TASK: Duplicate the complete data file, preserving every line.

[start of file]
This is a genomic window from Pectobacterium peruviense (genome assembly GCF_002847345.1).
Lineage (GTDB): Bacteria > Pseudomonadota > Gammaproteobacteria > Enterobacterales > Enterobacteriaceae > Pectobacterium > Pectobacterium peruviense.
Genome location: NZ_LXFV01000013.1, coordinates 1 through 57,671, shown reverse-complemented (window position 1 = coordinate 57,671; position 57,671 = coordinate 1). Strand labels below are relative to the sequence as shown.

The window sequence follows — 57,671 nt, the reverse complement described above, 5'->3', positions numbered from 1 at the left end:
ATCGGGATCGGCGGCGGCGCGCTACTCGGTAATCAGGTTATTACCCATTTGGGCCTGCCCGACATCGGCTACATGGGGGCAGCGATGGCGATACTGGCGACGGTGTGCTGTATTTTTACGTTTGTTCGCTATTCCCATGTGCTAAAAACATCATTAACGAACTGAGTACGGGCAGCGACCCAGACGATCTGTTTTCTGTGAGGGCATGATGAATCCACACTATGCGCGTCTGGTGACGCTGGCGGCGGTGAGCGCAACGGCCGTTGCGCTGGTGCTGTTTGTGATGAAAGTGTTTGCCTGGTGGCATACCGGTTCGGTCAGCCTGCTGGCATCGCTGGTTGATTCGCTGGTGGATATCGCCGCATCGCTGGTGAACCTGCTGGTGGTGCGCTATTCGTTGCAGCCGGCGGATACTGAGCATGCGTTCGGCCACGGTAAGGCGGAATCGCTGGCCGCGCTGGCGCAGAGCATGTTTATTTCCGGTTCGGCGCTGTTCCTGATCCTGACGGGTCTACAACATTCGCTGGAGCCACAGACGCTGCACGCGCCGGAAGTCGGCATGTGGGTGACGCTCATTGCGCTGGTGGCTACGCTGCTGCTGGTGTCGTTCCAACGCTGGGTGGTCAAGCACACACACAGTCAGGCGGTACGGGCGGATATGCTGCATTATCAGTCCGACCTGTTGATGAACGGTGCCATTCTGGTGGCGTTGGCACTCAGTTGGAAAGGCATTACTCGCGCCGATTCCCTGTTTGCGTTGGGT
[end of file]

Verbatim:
This is a genomic window from Pectobacterium peruviense (genome assembly GCF_002847345.1).
Lineage (GTDB): Bacteria > Pseudomonadota > Gammaproteobacteria > Enterobacterales > Enterobacteriaceae > Pectobacterium > Pectobacterium peruviense.
Genome location: NZ_LXFV01000013.1, coordinates 1 through 57,671, shown reverse-complemented (window position 1 = coordinate 57,671; position 57,671 = coordinate 1). Strand labels below are relative to the sequence as shown.

The window sequence follows — 57,671 nt, the reverse complement described above, 5'->3', positions numbered from 1 at the left end:
ATCGGGATCGGCGGCGGCGCGCTACTCGGTAATCAGGTTATTACCCATTTGGGCCTGCCCGACATCGGCTACATGGGGGCAGCGATGGCGATACTGGCGACGGTGTGCTGTATTTTTACGTTTGTTCGCTATTCCCATGTGCTAAAAACATCATTAACGAACTGAGTACGGGCAGCGACCCAGACGATCTGTTTTCTGTGAGGGCATGATGAATCCACACTATGCGCGTCTGGTGACGCTGGCGGCGGTGAGCGCAACGGCCGTTGCGCTGGTGCTGTTTGTGATGAAAGTGTTTGCCTGGTGGCATACCGGTTCGGTCAGCCTGCTGGCATCGCTGGTTGATTCGCTGGTGGATATCGCCGCATCGCTGGTGAACCTGCTGGTGGTGCGCTATTCGTTGCAGCCGGCGGATACTGAGCATGCGTTCGGCCACGGTAAGGCGGAATCGCTGGCCGCGCTGGCGCAGAGCATGTTTATTTCCGGTTCGGCGCTGTTCCTGATCCTGACGGGTCTACAACATTCGCTGGAGCCACAGACGCTGCACGCGCCGGAAGTCGGCATGTGGGTGACGCTCATTGCGCTGGTGGCTACGCTGCTGCTGGTGTCGTTCCAACGCTGGGTGGTCAAGCACACACACAGTCAGGCGGTACGGGCGGATATGCTGCATTATCAGTCCGACCTGTTGATGAACGGTGCCATTCTGGTGGCGTTGGCACTCAGTTGGAAAGGCATTACTCGCGCCGATTCCCTGTTTGCGTTGGGT